When Girl Detective debuted in 2004 there was a lot of publicity and marketing which resulted in a lot of promo items and then there have been some merchandising items related to this series--not many, most companies when they license tend to go toward classic Nancy Drew images, which sell better overall. Promo items include party bags, tees, sunglasses, press kits, posters, cover flats, advance review copies, a puzzle, games. For the Nancy Drew Diaries series, there are some advertising items and art prints from the cover illustrator Erin McGuire. For these 2 series, you can see some of these items here and others on the main Pinterest board -  but also check out the modern advertising board too for more and the cover art board.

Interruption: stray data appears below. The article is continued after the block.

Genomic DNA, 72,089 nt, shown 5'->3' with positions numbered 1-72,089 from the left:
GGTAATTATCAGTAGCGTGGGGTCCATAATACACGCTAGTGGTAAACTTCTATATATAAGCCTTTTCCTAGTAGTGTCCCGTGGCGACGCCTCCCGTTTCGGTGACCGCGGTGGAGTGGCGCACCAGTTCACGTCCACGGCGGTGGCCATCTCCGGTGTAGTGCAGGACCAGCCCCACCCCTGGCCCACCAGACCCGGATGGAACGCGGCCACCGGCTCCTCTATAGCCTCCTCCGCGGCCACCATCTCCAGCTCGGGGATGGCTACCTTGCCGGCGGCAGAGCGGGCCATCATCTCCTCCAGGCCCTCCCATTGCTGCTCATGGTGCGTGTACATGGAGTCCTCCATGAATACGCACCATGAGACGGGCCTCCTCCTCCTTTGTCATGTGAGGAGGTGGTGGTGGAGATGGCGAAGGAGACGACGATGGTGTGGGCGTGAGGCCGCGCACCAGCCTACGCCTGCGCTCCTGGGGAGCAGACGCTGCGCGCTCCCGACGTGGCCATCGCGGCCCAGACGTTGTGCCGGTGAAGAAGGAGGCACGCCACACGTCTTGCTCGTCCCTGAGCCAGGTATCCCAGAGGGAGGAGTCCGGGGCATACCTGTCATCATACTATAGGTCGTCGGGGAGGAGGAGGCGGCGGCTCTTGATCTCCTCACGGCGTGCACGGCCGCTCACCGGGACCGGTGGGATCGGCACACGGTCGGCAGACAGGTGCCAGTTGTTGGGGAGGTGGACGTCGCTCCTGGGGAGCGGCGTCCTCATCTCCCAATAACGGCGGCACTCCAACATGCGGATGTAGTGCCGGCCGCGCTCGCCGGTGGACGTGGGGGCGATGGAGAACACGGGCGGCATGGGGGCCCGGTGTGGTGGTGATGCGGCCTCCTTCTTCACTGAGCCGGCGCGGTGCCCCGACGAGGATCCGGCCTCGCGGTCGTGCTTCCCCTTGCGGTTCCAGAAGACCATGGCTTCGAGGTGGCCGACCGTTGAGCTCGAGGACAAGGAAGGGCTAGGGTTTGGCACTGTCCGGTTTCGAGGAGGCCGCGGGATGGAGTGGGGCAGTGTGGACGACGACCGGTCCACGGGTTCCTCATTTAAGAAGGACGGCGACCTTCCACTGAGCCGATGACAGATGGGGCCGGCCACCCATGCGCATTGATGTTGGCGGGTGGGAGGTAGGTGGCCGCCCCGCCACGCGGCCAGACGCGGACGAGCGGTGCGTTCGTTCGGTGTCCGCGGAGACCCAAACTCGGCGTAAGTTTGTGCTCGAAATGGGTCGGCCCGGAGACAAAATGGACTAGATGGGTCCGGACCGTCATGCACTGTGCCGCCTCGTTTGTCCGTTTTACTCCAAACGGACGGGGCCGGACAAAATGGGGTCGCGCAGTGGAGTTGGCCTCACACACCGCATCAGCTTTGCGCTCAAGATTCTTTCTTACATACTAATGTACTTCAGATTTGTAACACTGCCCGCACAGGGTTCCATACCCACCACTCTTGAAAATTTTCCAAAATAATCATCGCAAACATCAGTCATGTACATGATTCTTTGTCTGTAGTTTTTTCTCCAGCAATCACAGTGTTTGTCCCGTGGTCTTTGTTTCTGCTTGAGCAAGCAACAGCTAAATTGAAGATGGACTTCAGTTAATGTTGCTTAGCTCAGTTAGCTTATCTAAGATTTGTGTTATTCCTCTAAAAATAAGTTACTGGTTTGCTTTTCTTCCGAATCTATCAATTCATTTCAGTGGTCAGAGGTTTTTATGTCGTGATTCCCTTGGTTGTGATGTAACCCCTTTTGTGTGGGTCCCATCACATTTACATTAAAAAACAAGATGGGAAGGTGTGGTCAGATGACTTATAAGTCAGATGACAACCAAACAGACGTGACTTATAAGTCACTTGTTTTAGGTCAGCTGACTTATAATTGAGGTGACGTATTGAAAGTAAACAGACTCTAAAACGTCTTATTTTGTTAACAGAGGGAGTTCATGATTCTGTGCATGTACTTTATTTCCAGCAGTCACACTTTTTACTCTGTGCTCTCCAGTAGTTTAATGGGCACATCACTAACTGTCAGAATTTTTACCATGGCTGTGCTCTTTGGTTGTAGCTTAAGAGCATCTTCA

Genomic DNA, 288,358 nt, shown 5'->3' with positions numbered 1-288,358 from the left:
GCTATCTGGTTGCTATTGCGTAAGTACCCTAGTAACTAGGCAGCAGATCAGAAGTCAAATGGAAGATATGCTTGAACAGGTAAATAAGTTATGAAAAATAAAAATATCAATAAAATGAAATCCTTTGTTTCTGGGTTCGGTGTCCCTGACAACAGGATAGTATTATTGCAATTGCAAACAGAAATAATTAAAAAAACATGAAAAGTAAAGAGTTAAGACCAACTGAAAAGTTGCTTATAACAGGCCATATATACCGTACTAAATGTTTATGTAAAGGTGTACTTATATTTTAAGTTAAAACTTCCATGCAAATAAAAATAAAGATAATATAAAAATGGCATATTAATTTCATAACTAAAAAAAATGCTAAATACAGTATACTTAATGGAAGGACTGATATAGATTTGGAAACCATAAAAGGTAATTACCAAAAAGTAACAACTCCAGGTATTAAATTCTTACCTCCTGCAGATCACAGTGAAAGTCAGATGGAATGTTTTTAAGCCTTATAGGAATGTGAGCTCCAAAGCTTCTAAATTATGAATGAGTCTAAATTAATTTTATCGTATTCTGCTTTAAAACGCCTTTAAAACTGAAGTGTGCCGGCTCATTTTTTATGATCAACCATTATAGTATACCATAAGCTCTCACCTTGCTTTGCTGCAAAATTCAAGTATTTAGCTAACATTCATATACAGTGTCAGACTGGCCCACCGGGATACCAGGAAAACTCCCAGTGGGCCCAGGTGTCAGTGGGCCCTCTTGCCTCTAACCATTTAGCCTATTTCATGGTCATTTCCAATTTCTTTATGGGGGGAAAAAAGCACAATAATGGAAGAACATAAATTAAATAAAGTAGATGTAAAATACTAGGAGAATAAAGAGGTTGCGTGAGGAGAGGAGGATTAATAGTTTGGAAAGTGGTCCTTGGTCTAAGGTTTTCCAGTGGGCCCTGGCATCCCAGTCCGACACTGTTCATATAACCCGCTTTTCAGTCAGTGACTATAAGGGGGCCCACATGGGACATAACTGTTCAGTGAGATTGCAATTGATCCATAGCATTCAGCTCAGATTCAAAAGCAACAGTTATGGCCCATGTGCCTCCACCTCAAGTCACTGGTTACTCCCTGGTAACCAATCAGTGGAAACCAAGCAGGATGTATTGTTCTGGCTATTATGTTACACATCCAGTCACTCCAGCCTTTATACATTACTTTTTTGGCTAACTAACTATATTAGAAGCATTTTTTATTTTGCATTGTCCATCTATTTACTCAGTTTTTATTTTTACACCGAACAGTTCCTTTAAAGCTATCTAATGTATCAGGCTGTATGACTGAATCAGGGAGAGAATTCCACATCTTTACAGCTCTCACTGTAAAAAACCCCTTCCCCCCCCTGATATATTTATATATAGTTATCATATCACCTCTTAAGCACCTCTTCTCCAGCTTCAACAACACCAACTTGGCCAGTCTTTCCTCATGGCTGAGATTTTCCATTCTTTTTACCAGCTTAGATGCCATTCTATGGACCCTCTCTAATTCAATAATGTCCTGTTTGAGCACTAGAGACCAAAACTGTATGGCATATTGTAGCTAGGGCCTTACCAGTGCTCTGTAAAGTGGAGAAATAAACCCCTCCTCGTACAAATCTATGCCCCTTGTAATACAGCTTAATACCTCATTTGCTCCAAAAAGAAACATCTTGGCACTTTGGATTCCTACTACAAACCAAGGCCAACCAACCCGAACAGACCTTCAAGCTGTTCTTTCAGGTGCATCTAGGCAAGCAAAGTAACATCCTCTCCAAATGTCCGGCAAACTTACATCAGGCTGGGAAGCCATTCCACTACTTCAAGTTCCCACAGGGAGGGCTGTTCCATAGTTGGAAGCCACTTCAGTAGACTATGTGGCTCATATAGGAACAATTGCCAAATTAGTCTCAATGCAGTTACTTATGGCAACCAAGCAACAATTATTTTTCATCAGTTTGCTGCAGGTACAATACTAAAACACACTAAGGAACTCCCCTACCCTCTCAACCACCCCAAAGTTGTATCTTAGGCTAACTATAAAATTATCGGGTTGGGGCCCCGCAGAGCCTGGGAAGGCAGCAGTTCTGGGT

In a previous posting, I went over promo items related to the graphic novels and comics so won't repeat those here.